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Behav Med. 2009 Fall;35(3):87-92. doi: 10.1080/08964280903231979.

Stress and coping styles are associated with severe fatigue in medical students.

Author information

1
Department of Physiology, Osaka City University Graduate School of Medicine, Abeno-ku, Osaka City, Osaka, Japan. masa-t@msic.med.osaka-cu.ac.jp

Abstract

Fatigue is a common complaint among medical students and researchers consider it to be related to poor academic outcomes. The authors' goal in the present study was to determine whether stress and coping strategies were associated with fatigue in medical students. The study group consisted of 73 second-year healthy students attending the Osaka City University Graduate School of Medicine. Participants completed a questionnaire about fatigue (Japanese version of Chalder Fatigue Scale), stress, stress coping (Japanese version of the Coping Inventory for Stressful Situations), overwork, and nocturnal sleeping hours. On univariate and multivariate logistic regression analyses adjusted for age and gender, stress was positively associated with fatigue. In addition, after adjustment for age, gender, and emotion- and task-oriented stress coping activities, avoidance-oriented stress coping activity was associated with fatigue. The results suggest that stress and the coping style are correlated with fatigue in medical students.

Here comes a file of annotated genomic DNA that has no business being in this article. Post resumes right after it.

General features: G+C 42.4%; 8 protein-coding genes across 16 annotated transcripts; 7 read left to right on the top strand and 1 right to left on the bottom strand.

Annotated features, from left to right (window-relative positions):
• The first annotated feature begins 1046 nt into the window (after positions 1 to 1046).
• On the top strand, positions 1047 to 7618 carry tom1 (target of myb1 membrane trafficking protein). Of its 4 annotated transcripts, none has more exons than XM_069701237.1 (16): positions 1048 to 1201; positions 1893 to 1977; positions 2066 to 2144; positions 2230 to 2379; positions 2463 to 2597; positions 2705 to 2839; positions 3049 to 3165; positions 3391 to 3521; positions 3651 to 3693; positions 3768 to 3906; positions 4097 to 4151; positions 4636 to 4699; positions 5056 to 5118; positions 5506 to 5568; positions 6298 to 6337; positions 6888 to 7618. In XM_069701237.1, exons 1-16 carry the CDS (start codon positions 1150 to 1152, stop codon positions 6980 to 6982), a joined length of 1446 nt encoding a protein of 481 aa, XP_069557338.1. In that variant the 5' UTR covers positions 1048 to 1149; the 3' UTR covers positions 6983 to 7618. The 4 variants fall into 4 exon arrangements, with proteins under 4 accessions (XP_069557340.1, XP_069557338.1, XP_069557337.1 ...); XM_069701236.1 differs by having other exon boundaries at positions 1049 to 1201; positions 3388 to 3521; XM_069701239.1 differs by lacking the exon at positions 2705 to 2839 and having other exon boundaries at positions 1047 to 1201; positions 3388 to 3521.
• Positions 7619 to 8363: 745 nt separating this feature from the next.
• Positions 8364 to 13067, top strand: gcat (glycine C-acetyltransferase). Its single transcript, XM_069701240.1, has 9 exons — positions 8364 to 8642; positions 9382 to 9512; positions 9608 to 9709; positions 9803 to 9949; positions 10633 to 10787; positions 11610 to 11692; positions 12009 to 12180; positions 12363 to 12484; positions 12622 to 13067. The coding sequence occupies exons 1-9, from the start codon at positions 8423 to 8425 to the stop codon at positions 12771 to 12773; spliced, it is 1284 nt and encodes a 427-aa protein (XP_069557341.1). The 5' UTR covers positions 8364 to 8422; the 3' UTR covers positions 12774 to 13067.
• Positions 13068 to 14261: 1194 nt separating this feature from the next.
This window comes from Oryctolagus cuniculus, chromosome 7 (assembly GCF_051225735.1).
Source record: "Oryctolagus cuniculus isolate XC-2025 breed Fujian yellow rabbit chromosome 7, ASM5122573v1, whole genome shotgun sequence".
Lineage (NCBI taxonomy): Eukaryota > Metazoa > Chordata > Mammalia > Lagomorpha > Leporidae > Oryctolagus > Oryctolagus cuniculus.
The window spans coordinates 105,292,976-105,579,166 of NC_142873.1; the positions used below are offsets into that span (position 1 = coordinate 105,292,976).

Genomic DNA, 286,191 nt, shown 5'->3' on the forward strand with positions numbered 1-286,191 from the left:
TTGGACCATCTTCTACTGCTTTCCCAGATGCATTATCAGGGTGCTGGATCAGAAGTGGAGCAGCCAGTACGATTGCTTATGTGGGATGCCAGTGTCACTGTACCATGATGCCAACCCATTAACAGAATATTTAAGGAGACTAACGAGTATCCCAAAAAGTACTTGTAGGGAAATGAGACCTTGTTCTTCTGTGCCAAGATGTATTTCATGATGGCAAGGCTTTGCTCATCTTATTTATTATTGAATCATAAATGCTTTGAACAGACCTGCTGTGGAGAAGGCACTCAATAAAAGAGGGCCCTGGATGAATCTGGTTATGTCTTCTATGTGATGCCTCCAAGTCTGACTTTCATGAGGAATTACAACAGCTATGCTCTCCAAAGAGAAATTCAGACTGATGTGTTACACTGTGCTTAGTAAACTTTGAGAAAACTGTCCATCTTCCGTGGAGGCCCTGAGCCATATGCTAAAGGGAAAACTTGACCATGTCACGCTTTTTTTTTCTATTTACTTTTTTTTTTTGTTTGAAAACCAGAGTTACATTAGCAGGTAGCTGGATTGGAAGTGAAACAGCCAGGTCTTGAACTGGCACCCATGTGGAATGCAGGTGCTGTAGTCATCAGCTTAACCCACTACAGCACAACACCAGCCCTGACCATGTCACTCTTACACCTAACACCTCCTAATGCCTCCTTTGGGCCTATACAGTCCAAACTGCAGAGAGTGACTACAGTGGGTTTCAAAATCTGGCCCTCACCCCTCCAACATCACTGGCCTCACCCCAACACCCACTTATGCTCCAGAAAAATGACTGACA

PMID:
19812026
DOI:
10.1080/08964280903231979
[Indexed for MEDLINE]
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